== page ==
The weakening Israeli shekel took a further dive on Wednesday, dropping to 3.87 against the US dollar, its lowest rate in seven years.
The dollar had been trading at NIS 3.81 on Sunday. The new rate marked a 1.5 percent jump since the beginning of the week.
Tel Aviv stock index prices also fell, with the TA 125 weakening by 1.5% and the TA 35 weakening 1.3%, while the Tel Aviv-Real Estate and Tel Aviv-Technology industry indexes fell by 2%.
The shekel’s slip against foreign currencies over the past year has already been felt in the price of imported goods such as cars and electrical appliances.
Analysts say the shekel’s poor showing is to a large extent a result of concerns over the ongoing political turmoil surrounding the government’s planned overhaul of the judiciary, which has been met with months of mass protests.
The currency’s devaluation increases inflation and could lead to further interest rate hikes by the central bank.
Avigdor Liberman, chair of the opposition Yisrael Beytenu party and a former finance minister, blasted his successor Bezalel Smotrich, Prime Minister Benjamin Netanyahu, and Knesset Finance Committee chair Moshe Gafni and accused them of ignoring the situation.
“The prime minister is ignoring all the warnings, the finance minister is outlining an economic policy that things will be fine ‘with God’s help,’ and the chair of the Finance Committee is sure that the situation is excellent,” he wrote on X, formerly Twitter. “This government is leading us to complete economic chaos. It’s time for a different leadership that is responsible and professional.”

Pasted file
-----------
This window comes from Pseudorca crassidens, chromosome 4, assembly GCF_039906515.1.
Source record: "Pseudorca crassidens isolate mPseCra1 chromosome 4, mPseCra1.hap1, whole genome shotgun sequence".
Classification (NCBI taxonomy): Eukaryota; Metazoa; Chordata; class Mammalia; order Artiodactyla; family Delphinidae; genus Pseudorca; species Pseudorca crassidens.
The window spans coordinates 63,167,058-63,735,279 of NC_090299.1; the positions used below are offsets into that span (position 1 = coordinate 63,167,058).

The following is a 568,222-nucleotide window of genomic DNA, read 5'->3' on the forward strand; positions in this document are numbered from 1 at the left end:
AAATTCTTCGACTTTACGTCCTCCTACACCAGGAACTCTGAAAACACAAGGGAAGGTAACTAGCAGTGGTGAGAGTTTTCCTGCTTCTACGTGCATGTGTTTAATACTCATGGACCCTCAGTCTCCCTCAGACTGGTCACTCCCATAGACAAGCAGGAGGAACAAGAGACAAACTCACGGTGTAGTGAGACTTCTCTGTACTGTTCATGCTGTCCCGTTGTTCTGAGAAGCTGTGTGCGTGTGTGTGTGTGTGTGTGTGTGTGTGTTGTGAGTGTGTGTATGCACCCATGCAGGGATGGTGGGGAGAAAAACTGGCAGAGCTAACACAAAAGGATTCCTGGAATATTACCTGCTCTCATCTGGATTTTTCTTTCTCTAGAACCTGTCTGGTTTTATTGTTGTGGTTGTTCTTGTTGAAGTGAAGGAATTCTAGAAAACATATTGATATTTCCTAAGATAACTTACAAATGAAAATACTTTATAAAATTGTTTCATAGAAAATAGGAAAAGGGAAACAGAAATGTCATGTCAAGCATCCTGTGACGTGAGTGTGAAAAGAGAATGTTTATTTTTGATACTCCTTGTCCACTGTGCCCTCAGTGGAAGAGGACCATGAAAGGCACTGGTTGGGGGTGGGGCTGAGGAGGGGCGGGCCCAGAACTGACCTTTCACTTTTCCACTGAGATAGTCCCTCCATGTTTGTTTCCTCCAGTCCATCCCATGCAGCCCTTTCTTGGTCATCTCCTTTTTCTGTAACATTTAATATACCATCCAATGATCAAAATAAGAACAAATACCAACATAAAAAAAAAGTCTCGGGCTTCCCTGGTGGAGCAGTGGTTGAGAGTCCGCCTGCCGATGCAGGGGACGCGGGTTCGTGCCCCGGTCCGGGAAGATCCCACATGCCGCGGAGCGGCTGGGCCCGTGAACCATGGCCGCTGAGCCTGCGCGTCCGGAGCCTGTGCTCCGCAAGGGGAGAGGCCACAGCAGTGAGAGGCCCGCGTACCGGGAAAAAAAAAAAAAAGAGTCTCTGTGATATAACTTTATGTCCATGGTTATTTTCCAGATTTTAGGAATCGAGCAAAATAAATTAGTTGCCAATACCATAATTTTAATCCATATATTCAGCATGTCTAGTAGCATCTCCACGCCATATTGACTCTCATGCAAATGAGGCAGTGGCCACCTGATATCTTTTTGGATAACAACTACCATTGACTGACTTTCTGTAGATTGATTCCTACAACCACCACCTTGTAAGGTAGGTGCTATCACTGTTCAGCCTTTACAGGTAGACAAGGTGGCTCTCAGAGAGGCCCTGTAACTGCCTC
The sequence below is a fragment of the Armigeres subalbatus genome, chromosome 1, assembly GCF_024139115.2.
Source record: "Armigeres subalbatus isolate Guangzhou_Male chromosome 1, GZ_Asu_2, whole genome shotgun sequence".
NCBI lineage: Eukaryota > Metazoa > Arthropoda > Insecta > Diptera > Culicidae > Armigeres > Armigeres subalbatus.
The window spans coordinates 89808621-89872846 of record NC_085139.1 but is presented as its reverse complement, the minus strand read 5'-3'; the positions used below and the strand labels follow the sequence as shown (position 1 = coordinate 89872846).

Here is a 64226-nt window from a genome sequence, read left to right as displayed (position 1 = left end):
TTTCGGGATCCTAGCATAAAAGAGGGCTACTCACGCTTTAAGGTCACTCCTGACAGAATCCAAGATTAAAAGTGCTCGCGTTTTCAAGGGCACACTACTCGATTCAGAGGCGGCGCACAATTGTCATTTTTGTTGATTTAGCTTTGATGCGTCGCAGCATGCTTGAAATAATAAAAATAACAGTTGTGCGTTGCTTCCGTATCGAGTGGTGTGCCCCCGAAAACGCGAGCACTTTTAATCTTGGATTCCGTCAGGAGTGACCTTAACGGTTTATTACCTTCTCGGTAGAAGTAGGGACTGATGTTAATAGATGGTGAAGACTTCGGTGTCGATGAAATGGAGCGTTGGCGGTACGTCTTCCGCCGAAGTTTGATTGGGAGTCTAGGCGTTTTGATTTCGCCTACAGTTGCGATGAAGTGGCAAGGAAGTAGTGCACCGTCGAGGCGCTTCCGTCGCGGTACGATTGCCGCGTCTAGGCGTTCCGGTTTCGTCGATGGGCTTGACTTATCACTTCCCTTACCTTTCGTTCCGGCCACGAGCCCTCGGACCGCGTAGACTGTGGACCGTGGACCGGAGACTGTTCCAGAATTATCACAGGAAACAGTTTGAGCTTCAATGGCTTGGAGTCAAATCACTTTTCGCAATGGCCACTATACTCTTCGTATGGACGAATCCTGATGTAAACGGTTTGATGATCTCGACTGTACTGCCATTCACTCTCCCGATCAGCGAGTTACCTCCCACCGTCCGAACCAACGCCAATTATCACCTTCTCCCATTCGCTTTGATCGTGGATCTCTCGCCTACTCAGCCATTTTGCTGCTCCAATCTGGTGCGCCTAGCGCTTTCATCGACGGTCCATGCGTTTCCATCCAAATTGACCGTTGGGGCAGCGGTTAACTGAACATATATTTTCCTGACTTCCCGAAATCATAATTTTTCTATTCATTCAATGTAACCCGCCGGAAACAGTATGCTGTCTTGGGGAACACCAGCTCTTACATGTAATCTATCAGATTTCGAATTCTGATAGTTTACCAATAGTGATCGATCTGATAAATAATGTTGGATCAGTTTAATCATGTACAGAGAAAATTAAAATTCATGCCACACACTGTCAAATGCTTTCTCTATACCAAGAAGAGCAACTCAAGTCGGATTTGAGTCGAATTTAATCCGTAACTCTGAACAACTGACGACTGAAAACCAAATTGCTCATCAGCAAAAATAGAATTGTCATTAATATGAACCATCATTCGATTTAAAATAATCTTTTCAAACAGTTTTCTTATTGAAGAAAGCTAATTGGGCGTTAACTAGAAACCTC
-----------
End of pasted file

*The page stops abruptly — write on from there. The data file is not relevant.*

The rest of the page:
On Tuesday, Gafni, from the ultra-Orthodox United Torah Judaism party, flatly dismissed an OECD report urging the government to end subsidies for Yeshiva students in order to close socioeconomic gaps, saying those behind it don’t understand that Torah study is the thing that sustained the Jewish people through thousands of years of exile in order to return them to the land of Israel.
Last month, leading US financial institution JPMorgan Chase & Co. warned that the recent weakening of the Israeli shekel may be a sign of long-term trends for the currency.
Citing the ongoing political turbulence in Israel relating to the coalition’s overhaul, the bank said in a note to clients that while the shekel’s movement has largely tracked that of US stocks during the past decade, that relationship may no longer hold as Israeli investors allocate more funds into overseas assets.
The main concern among the business and tech community is that the proposed legislation will erode democracy and weaken checks and balances, which in turn will make venture capitalists and other money-makers leery of investing their money in the country, triggering an outflow of funds.
Foreign investment in Israel dived by 60% in the first quarter of this year, according to a report published by the Finance Ministry in September.